Alongside the coverage you have to carry are a number of elective coverage options that will protect you in situations where basic car insurance won’t. With so many types of auto insurance and optional add-ons, you may still be wondering what that really means.
In this piece, you’ll read about what your basic car insurance policy covers, what different non-essential car insurance types can do for you, and what you need to get driving.
Basic car insurance
The first thing to know about car insurance: a basic policy has what you need to legally drive. In Ontario, this includes:
- Third-Party Liability coverage
- Statutory Accident Benefits coverage
- Uninsured Automobile coverage
As of January 1, 2024, Ontarians are able to opt out of Direct Compensation — Property Damage (DCPD) coverage by filling out the Ontario Policy Change Form (OPCF) 49.
This package protects you from a wide range of damage-related expenses that could result from a car accident. Incidentally, these kinds of claims have the highest payouts after an accident since they compensate you for any injuries you may have suffered that aren’t covered by your Ontario health insurance plan. Qualifying situations include:
- Medical expenses
- Rehab expenses
- Attendant care
- Lost income
- Lost education
- Funeral expenses
And depending on your level of fault, it could help you pay for injuries or damages you’re liable for or compensate you for your own car repairs.
How does basic car insurance work?
If you get into a car accident, you’ll most likely have to prepare for an insurance claim. This involves gathering insurance information from everyone directly involved, taking pictures of the cars and the scene and jotting down everything you can remember about what happened.
**Note: Car insurance coverage requires you to report any incident within seven days if it caused injury or property damage.
When you file a claim, your insurer will make a “fault determination.” Everyone involved in the accident (you included) will be assigned anywhere from 0% to 100% fault for the incident, depending on the circumstances: maybe one person was speeding, while another was on their phone while you were forgetting to check your blind spot.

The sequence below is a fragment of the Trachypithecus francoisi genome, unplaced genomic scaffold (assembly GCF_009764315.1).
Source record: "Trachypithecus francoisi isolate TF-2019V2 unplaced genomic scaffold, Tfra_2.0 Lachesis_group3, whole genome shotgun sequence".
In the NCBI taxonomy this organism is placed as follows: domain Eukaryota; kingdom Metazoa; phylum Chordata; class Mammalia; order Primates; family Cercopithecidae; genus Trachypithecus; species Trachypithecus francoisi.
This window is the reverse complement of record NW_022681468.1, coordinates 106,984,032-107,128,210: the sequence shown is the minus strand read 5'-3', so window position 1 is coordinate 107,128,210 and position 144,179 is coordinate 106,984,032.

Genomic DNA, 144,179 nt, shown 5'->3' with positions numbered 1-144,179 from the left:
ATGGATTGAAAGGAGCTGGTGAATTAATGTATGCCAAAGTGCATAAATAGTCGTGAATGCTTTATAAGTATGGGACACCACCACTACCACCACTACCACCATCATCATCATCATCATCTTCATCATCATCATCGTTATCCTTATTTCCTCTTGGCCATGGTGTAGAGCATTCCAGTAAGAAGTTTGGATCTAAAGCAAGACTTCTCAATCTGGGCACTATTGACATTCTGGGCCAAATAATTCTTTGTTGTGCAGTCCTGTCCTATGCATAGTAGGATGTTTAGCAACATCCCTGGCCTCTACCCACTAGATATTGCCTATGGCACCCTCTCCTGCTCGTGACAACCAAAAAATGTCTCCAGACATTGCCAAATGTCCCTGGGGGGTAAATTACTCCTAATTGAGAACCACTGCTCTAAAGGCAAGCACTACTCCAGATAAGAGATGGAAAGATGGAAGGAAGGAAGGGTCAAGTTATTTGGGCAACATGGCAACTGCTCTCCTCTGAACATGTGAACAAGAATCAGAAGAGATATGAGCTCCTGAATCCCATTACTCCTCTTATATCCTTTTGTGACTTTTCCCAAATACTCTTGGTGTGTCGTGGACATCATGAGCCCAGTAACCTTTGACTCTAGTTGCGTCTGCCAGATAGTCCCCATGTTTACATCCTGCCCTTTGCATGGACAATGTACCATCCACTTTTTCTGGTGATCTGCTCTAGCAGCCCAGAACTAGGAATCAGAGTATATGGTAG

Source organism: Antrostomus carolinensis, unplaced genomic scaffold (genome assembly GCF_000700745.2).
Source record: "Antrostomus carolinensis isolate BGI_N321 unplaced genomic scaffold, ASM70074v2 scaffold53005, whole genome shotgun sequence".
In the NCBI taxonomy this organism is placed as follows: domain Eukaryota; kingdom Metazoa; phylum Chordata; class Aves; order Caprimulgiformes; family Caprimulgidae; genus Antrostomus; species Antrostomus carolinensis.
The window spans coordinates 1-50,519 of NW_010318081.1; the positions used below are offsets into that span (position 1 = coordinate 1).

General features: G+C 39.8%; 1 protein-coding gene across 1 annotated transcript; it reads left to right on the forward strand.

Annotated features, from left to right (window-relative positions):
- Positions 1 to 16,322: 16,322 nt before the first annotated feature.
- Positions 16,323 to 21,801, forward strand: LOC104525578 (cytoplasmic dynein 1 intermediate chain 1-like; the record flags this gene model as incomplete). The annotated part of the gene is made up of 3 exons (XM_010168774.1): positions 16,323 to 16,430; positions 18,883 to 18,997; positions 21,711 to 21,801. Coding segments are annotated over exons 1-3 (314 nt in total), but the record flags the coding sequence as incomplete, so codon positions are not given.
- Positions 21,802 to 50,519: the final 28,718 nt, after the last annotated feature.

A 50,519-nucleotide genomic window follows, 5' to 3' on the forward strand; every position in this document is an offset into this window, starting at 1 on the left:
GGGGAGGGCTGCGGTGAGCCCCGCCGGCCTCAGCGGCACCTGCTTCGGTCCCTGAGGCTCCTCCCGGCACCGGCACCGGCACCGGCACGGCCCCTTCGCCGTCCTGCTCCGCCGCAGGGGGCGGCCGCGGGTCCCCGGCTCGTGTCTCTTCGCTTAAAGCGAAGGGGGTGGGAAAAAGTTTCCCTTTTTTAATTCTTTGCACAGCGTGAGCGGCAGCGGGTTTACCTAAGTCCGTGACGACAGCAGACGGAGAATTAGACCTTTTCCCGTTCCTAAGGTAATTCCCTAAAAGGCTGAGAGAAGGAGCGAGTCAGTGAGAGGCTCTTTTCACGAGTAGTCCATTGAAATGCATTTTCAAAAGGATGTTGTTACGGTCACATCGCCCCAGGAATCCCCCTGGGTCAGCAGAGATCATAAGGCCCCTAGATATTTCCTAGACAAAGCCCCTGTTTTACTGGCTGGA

The more fault you’re assigned, the more your policy will pay to cover injuries or property damage. The more others are at fault, the more you can receive as compensation.
**Note: Personal fault above 25% is likely to raise your premium, but if you think your insurer missed something, you can dispute their fault determination.
What does basic car insurance cost?
In Ontario, auto insurance costs around $1,500 per year on average, but is dependent on a variety of factors including:
- Your age
- Your gender
- Your location
- Your car model
- Your yearly mileage
- Other regular drivers
- Your own driving record
- Past claims and claim types
Your premium may also be higher if you add “endorsements” or “riders.” These tailor your policy to your needs.
Common endorsements can extend coverage to rentals, pay for a replacement vehicle during repairs, or stop your premium from rising after your first at-fault collision.
Optional auto insurance coverage
This will pay to repair or replace your car in the event you collide with another car or object. While you may already have something similar — Direct Compensation - Property Damage (DCPD) Coverage — as part of your car insurance coverage, it’s not exactly the same and the difference is important.
If you’re in a car-on-car collision and it’s determined the other driver was 100% at fault, your DCPD insurance will pay for the damage to your vehicle. But if you were more than 25% at fault, DCPD will cover the cost of some damages, but not the 25% portion that you were at fault for. By opting into collision coverage and having DCPD, you can rest easy knowing the repair cost of any accident will be covered, regardless of how much fault is assigned to you.
Collision insurance is also helpful in single-driver cases. If you accidentally drive into a tree or a signpost, DCPD will not apply and it will fall on your collision insurance to cover the costs — as long as you have it.
Is collision insurance worth it?
This will depend on you and the car you drive.
For example, if you lease or finance your car, then collision insurance was likely a requirement of your contract.
If you own the vehicle outright, the decision will come down to whether you’re willing to pay the full replacement cost if it got totalled. This would probably be an emphatic “no,” if you had a brand-new car. But if your car’s getting old and you’re already looking for a replacement, then collision insurance may be draining what you could put towards your next ride.
Collision insurance averages $500 to $700, but can be more expensive if you own a high-end vehicle. Keep in mind that you can always lower your collision insurance premiums by agreeing to pay a higher deductible.